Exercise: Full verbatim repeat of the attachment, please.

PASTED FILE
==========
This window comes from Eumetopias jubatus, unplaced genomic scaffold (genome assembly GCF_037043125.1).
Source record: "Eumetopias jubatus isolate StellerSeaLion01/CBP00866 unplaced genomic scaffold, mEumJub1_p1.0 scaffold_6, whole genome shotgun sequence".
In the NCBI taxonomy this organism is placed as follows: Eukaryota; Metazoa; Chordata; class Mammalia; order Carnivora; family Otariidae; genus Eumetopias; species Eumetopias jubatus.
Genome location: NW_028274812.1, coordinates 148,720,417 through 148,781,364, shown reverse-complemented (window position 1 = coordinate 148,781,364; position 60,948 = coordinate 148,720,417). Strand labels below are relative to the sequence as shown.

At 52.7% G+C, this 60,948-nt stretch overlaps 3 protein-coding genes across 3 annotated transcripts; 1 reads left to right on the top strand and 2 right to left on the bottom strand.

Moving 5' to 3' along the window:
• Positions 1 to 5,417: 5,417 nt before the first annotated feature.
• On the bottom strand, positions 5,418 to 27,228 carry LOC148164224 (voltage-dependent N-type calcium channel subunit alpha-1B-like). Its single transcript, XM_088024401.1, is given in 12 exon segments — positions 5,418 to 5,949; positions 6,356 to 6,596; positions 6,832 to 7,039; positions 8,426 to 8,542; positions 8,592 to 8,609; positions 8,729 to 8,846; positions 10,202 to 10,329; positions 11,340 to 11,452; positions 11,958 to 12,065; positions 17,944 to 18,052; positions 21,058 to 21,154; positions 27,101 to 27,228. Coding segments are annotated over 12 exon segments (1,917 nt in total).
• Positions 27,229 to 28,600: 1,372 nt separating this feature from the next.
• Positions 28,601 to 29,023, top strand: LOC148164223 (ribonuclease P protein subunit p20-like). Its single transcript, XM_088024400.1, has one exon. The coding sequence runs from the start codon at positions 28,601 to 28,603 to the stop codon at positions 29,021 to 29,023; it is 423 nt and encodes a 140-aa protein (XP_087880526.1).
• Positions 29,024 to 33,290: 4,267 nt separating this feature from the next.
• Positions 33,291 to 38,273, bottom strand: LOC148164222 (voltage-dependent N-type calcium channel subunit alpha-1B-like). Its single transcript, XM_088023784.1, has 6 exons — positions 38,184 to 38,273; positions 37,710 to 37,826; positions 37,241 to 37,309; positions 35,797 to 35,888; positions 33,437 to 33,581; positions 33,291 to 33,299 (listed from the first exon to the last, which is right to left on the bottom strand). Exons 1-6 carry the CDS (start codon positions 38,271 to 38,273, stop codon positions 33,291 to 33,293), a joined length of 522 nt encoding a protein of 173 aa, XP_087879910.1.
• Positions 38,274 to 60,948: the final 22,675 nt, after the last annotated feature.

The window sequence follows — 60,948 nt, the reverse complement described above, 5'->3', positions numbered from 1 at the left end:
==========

This window comes from Eumetopias jubatus, unplaced genomic scaffold (genome assembly GCF_037043125.1).
Source record: "Eumetopias jubatus isolate StellerSeaLion01/CBP00866 unplaced genomic scaffold, mEumJub1_p1.0 scaffold_6, whole genome shotgun sequence".
In the NCBI taxonomy this organism is placed as follows: Eukaryota; Metazoa; Chordata; class Mammalia; order Carnivora; family Otariidae; genus Eumetopias; species Eumetopias jubatus.
Genome location: NW_028274812.1, coordinates 148,720,417 through 148,781,364, shown reverse-complemented (window position 1 = coordinate 148,781,364; position 60,948 = coordinate 148,720,417). Strand labels below are relative to the sequence as shown.

At 52.7% G+C, this 60,948-nt stretch overlaps 3 protein-coding genes across 3 annotated transcripts; 1 reads left to right on the top strand and 2 right to left on the bottom strand.

Moving 5' to 3' along the window:
• Positions 1 to 5,417: 5,417 nt before the first annotated feature.
• On the bottom strand, positions 5,418 to 27,228 carry LOC148164224 (voltage-dependent N-type calcium channel subunit alpha-1B-like). Its single transcript, XM_088024401.1, is given in 12 exon segments — positions 5,418 to 5,949; positions 6,356 to 6,596; positions 6,832 to 7,039; positions 8,426 to 8,542; positions 8,592 to 8,609; positions 8,729 to 8,846; positions 10,202 to 10,329; positions 11,340 to 11,452; positions 11,958 to 12,065; positions 17,944 to 18,052; positions 21,058 to 21,154; positions 27,101 to 27,228. Coding segments are annotated over 12 exon segments (1,917 nt in total).
• Positions 27,229 to 28,600: 1,372 nt separating this feature from the next.
• Positions 28,601 to 29,023, top strand: LOC148164223 (ribonuclease P protein subunit p20-like). Its single transcript, XM_088024400.1, has one exon. The coding sequence runs from the start codon at positions 28,601 to 28,603 to the stop codon at positions 29,021 to 29,023; it is 423 nt and encodes a 140-aa protein (XP_087880526.1).
• Positions 29,024 to 33,290: 4,267 nt separating this feature from the next.
• Positions 33,291 to 38,273, bottom strand: LOC148164222 (voltage-dependent N-type calcium channel subunit alpha-1B-like). Its single transcript, XM_088023784.1, has 6 exons — positions 38,184 to 38,273; positions 37,710 to 37,826; positions 37,241 to 37,309; positions 35,797 to 35,888; positions 33,437 to 33,581; positions 33,291 to 33,299 (listed from the first exon to the last, which is right to left on the bottom strand). Exons 1-6 carry the CDS (start codon positions 38,271 to 38,273, stop codon positions 33,291 to 33,293), a joined length of 522 nt encoding a protein of 173 aa, XP_087879910.1.
• Positions 38,274 to 60,948: the final 22,675 nt, after the last annotated feature.

The window sequence follows — 60,948 nt, the reverse complement described above, 5'->3', positions numbered from 1 at the left end: